Qatar Air Moves on From American Airlines Plan

  • Investment ‘no longer meets our objectives,’ Gulf carrier says
  • U.S. company’s boss had called plan ‘puzzling at best’ in June

Why Shares of American Airlines Are Selling Off

Qatar Airways Ltd. dropped a plan to invest in American Airlines Group Inc. following a chilly reception from the U.S. carrier.

Buying a stake “no longer meets our objectives,” Qatar Air said in an emailed statement Wednesday, alluding to the “latest public disclosure” by American without elaborating. The U.S. carrier reported financial results July 28, capping an earnings season in which rising concerns about airlines’ pricing power dragged industry stocks to their worst month in a year.

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The decision by Qatar Air marks a victory for American Chief Executive Officer Doug Parker, who called the proposed stake purchase “puzzling at best and concerning at worst.’’ American, Delta Air Lines Inc. and United Continental Holdings Inc. have fought a running battle against Qatar Air and two other Persian Gulf carriers, which U.S. airline executives accuse of getting unfair advantages from $50 billion in alleged government subsidies.

“Either they saw something they didn’t like -- and I don’t know what that would have been -- or this was just kind of a tit-for-tat” extension of a verbal battle that began when Qatar Air’s plan was made public, said aviation consultant Bob Mann. “Suggesting there was something there that other people ought to figure out is a risk takes one more shot at American.”

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American fell 1.3 percent to $50.42 at 2:27 p.m. in New York. The shares had gained 9.4 percent this year through Tuesday.

“We respect Qatar Airways’ decision not to proceed with its proposed investment in American Airlines,” said Matt Miller, a spokesman for the Fort Worth, Texas-based carrier. “This in no way changes the course for American.”

Buffett’s Level

Qatar Air had been interested in acquiring about 10 percent of American, which would have put the state-owned company on par with Warren Buffett’s Berkshire Hathaway Inc. among shareholders of the world’s largest carrier. Any purchase of more than 4.75 percent would have required approval by the U.S. airline’s board.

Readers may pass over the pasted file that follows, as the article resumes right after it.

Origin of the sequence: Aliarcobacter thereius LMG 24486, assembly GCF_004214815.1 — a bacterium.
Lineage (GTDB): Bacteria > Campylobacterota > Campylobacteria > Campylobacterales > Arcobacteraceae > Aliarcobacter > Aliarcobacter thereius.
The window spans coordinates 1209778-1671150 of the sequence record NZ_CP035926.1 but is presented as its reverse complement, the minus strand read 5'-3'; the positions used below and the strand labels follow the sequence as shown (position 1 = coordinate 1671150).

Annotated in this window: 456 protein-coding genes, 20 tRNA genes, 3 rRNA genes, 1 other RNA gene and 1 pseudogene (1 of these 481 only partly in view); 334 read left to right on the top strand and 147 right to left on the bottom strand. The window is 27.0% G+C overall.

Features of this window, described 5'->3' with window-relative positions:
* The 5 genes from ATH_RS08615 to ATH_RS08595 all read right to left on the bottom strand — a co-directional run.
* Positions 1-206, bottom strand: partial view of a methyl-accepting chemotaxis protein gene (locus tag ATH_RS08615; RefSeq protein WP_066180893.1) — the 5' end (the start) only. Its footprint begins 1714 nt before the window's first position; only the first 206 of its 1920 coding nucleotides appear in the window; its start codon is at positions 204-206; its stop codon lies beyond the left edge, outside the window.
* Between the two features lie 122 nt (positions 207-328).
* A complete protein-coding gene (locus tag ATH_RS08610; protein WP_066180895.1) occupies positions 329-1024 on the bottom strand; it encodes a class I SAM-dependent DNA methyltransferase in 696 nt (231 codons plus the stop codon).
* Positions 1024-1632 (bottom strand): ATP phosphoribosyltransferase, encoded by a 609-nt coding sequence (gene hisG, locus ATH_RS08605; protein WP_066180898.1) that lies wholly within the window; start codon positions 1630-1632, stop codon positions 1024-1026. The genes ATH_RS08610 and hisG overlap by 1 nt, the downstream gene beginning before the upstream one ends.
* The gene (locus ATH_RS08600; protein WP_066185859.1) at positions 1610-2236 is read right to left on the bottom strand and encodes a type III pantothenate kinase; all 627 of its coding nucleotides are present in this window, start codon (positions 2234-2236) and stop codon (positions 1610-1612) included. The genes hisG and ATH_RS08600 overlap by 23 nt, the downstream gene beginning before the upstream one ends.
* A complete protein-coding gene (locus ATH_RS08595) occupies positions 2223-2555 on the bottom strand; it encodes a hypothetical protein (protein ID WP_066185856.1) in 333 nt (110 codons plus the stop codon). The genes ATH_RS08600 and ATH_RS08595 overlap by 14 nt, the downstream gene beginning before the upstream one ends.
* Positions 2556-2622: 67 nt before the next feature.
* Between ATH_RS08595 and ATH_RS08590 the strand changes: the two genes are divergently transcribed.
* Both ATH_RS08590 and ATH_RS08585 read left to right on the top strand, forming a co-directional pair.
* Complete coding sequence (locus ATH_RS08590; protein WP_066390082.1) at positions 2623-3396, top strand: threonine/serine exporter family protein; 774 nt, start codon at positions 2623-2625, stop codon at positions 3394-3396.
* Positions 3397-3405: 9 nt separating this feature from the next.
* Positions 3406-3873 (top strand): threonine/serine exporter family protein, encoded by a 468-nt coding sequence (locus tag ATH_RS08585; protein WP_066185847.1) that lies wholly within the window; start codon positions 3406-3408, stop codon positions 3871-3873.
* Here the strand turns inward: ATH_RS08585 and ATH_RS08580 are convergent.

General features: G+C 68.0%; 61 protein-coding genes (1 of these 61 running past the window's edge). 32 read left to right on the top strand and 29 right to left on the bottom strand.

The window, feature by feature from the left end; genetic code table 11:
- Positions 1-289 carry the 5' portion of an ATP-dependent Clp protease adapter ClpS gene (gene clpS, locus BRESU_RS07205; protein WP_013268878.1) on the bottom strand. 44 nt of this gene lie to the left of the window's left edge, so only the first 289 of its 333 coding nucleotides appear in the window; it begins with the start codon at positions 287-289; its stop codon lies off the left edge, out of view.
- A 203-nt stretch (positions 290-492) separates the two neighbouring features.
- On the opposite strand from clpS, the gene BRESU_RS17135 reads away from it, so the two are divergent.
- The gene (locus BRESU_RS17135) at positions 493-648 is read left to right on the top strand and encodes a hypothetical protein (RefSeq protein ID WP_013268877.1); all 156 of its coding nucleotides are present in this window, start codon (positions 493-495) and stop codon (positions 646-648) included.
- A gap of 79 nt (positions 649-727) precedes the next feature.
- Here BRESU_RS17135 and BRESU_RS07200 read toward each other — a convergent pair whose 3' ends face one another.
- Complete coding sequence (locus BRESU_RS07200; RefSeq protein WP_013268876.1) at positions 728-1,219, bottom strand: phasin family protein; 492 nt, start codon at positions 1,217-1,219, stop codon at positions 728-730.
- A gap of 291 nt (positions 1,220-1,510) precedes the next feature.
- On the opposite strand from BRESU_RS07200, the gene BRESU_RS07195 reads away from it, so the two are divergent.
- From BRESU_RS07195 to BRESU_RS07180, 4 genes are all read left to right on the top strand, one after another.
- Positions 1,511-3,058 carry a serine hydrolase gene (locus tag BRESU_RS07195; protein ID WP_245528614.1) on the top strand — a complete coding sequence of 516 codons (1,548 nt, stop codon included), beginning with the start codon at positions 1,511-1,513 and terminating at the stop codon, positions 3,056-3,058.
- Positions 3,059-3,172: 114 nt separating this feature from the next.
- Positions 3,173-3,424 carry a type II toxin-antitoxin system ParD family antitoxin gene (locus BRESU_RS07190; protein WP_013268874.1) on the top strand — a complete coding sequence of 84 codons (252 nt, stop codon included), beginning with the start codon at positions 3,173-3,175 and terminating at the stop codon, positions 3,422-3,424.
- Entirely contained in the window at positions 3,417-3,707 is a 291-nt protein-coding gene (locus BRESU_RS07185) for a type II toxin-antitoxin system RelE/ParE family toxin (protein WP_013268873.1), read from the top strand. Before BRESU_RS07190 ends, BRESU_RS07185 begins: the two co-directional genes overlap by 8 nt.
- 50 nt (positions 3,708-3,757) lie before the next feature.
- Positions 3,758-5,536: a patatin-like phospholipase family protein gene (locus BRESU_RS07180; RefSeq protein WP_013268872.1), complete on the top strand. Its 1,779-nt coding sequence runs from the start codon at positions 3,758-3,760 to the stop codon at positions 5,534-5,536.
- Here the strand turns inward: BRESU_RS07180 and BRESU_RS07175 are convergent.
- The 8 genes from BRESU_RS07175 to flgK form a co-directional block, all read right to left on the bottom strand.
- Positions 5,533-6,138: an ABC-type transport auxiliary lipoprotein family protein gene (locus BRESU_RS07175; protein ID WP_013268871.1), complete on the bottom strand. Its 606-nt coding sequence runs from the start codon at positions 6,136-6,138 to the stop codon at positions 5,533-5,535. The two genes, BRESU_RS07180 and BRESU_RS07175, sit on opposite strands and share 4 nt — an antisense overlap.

The Middle Eastern carrier, led by CEO Akbar Al Baker, said it would “continue to investigate alternative investment opportunities in the United States of America and elsewhere that do meet our objectives.”

Qatar Air might consider buying into a carrier like JetBlue Airways Corp., which doesn’t support the major U.S. airlines in the subsidy dispute, Mann said. Qatar Air, Emirates Airline and Etihad Airways PJSC have agreements with JetBlue to ferry their passengers from New York to destinations across the U.S.

Overseas Stakes

The purchase of an American stake would have marked the fourth foray into overseas ownership for Qatar Air following its acquisition of a 20 percent stake in British Airways parent IAG SA. It also has 10 percent of Latam Airlines Group SA, the biggest South American carrier; and plans to take a 49 percent stake in minor Italian operator Meridiana SpA.

American first disclosed Qatar’s interest in buying a stake in a June 22 regulatory filing, and later confirmed Al Baker had approached Parker during an international industry conference in Cancun, Mexico, earlier in the month.

“While anyone can purchase our shares in the open market, we aren’t particularly excited about Qatar’s outreach,” Parker told employees in a letter June 22.

American’s unions vocally opposed the planned investment, with pilots calling it an act of “financial aggression.”

The U.S. airline last month announced it would scrap marketing deals with Qatar Air and Etihad because of the subsidies dispute. American and Qatar Air remain members of the Oneworld global alliance of carriers.

The nation of Qatar is embroiled in a standoff with a Saudi-led alliance that severed their diplomatic and transport links in June. The dispute broke out after Saudi Arabia, the United Arab Emirates, Bahrain and Egypt accused Qatar of backing extremism and imposed sanctions. Qatar denies supporting terrorism, and says the moves against it were an attempt by Saudi Arabia to impose its will on smaller nations in the Persian Gulf.

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